‘Momnibus’ maternal health bill moves forward in Kentucky legislature
Published 8:16 am Friday, February 9, 2024
By Sarah Ladd
The maternal health bill dubbed “Momnibus” passed out of the House Committee on Health Services Thursday and can move to the floor for a full vote.
Momnibus — or House Bill 10 — came out of a bipartisan summer working group of female lawmakers who looked into Kentucky’s dismal maternal mortality and how to address it. Male lawmakers have since signed on as co-sponsors. It passed with 15 yes votes, zero no votes and two passes.
HB10 would, among other things, incentivize Kentuckians to get prenatal care by adding pregnancy to the list of qualifying life events for health insurance coverage. It would also launch a hotline, staffed with a psychiatrist and psychologist, that medical providers can call if they’re serving a patient with mental health needs.
Primary sponsor Rep. Kim Moser, R-Taylor Mill, cited national data showing Kentucky’s high rates of maternal mortality as her inspiration for the bill.
A 2023 March of Dimes report showed the state once again had high maternal mortality, which was worse for Black Kentuckians. The state has a maternal mortality rate of 38.4 deaths per 100,000 live births, higher than the national rate of 23.5 deaths per 100,000 live births.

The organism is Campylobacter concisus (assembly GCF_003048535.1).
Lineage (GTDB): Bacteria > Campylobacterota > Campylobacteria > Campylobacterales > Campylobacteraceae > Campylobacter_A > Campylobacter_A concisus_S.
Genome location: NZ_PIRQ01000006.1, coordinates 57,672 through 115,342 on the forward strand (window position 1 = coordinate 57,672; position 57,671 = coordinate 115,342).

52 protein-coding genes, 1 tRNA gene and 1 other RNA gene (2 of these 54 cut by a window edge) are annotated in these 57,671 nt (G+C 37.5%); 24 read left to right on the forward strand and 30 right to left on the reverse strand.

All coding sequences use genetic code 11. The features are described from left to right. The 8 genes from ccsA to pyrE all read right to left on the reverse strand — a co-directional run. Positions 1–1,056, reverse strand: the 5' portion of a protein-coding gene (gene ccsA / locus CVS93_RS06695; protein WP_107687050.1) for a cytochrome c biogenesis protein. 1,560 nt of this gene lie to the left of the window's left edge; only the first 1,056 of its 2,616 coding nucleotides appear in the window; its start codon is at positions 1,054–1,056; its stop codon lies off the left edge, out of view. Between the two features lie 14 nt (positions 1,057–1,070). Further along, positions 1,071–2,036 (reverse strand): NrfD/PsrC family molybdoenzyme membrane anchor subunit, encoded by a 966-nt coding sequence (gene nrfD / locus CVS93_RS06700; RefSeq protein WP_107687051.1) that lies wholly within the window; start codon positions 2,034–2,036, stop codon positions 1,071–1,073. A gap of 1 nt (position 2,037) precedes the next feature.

“Those initiatives that are included in this legislation will address the high rate of substance use disorders, which are now the number one reason that Kentucky women die in the first year following childbirth, a lack of access to prenatal care, a lack of access to mental health treatment, a lack of education,” Moser told committee members.
The bill previously referred to “pregnant individuals,” but Moser said Thursday that the language will now read “pregnant women.”
Rep. Rachel Roarx, a Louisville Democrat, expressed concern that this language change would “exclude” some people who have a “gender marker of a different sex” but are pregnant.
“At this point in time, women are the only persons who can conceive and carry a pregnancy to term,” Moser replied. She added that in such a case, the person in question “would become a woman.”
Other changes to the bill include the addition of remote patient monitoring via telehealth as a billable service, which Moser said will allow patients who need them to get remote ultrasounds.